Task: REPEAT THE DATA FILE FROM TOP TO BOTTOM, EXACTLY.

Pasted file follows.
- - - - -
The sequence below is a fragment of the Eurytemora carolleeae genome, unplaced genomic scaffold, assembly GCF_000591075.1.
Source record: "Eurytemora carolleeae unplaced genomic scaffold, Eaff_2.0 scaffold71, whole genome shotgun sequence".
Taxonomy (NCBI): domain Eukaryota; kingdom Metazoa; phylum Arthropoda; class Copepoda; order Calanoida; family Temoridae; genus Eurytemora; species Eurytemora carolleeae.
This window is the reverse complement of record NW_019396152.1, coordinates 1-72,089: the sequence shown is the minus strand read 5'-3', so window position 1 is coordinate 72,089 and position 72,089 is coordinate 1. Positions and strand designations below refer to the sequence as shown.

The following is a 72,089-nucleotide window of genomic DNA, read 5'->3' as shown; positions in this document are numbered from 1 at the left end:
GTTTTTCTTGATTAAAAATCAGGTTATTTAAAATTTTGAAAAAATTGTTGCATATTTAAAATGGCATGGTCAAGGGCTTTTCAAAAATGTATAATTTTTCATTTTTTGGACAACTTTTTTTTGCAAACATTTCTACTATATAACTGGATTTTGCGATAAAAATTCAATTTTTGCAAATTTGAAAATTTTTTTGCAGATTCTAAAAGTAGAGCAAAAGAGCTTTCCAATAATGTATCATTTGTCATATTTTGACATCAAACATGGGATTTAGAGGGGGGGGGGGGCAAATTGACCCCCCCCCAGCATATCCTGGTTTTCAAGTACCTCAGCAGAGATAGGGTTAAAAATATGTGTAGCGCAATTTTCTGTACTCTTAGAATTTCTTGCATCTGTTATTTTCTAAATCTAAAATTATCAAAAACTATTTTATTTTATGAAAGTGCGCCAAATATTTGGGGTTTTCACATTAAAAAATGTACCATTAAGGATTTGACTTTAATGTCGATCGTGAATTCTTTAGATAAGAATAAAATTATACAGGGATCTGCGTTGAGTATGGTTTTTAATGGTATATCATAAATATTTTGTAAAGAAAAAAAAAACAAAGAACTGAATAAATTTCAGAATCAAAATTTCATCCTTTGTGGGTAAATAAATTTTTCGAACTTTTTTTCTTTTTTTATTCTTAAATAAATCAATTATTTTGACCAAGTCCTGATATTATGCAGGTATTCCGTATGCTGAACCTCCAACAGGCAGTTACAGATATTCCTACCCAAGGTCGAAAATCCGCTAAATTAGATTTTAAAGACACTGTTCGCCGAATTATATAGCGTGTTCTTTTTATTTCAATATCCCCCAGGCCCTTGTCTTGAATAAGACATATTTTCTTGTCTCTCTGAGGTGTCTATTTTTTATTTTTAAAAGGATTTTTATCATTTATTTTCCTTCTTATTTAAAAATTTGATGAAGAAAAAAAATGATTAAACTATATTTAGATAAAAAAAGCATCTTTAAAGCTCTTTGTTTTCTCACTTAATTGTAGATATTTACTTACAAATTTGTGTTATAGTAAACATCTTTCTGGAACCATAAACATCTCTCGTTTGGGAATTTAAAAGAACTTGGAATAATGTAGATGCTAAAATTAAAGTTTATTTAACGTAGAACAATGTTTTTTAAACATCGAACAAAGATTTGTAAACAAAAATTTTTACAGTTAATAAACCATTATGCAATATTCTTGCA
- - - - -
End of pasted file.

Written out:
The sequence below is a fragment of the Eurytemora carolleeae genome, unplaced genomic scaffold, assembly GCF_000591075.1.
Source record: "Eurytemora carolleeae unplaced genomic scaffold, Eaff_2.0 scaffold71, whole genome shotgun sequence".
Taxonomy (NCBI): domain Eukaryota; kingdom Metazoa; phylum Arthropoda; class Copepoda; order Calanoida; family Temoridae; genus Eurytemora; species Eurytemora carolleeae.
This window is the reverse complement of record NW_019396152.1, coordinates 1-72,089: the sequence shown is the minus strand read 5'-3', so window position 1 is coordinate 72,089 and position 72,089 is coordinate 1. Positions and strand designations below refer to the sequence as shown.

The following is a 72,089-nucleotide window of genomic DNA, read 5'->3' as shown; positions in this document are numbered from 1 at the left end:
GTTTTTCTTGATTAAAAATCAGGTTATTTAAAATTTTGAAAAAATTGTTGCATATTTAAAATGGCATGGTCAAGGGCTTTTCAAAAATGTATAATTTTTCATTTTTTGGACAACTTTTTTTTGCAAACATTTCTACTATATAACTGGATTTTGCGATAAAAATTCAATTTTTGCAAATTTGAAAATTTTTTTGCAGATTCTAAAAGTAGAGCAAAAGAGCTTTCCAATAATGTATCATTTGTCATATTTTGACATCAAACATGGGATTTAGAGGGGGGGGGGGGCAAATTGACCCCCCCCCAGCATATCCTGGTTTTCAAGTACCTCAGCAGAGATAGGGTTAAAAATATGTGTAGCGCAATTTTCTGTACTCTTAGAATTTCTTGCATCTGTTATTTTCTAAATCTAAAATTATCAAAAACTATTTTATTTTATGAAAGTGCGCCAAATATTTGGGGTTTTCACATTAAAAAATGTACCATTAAGGATTTGACTTTAATGTCGATCGTGAATTCTTTAGATAAGAATAAAATTATACAGGGATCTGCGTTGAGTATGGTTTTTAATGGTATATCATAAATATTTTGTAAAGAAAAAAAAAACAAAGAACTGAATAAATTTCAGAATCAAAATTTCATCCTTTGTGGGTAAATAAATTTTTCGAACTTTTTTTCTTTTTTTATTCTTAAATAAATCAATTATTTTGACCAAGTCCTGATATTATGCAGGTATTCCGTATGCTGAACCTCCAACAGGCAGTTACAGATATTCCTACCCAAGGTCGAAAATCCGCTAAATTAGATTTTAAAGACACTGTTCGCCGAATTATATAGCGTGTTCTTTTTATTTCAATATCCCCCAGGCCCTTGTCTTGAATAAGACATATTTTCTTGTCTCTCTGAGGTGTCTATTTTTTATTTTTAAAAGGATTTTTATCATTTATTTTCCTTCTTATTTAAAAATTTGATGAAGAAAAAAAATGATTAAACTATATTTAGATAAAAAAAGCATCTTTAAAGCTCTTTGTTTTCTCACTTAATTGTAGATATTTACTTACAAATTTGTGTTATAGTAAACATCTTTCTGGAACCATAAACATCTCTCGTTTGGGAATTTAAAAGAACTTGGAATAATGTAGATGCTAAAATTAAAGTTTATTTAACGTAGAACAATGTTTTTTAAACATCGAACAAAGATTTGTAAACAAAAATTTTTACAGTTAATAAACCATTATGCAATATTCTTGCA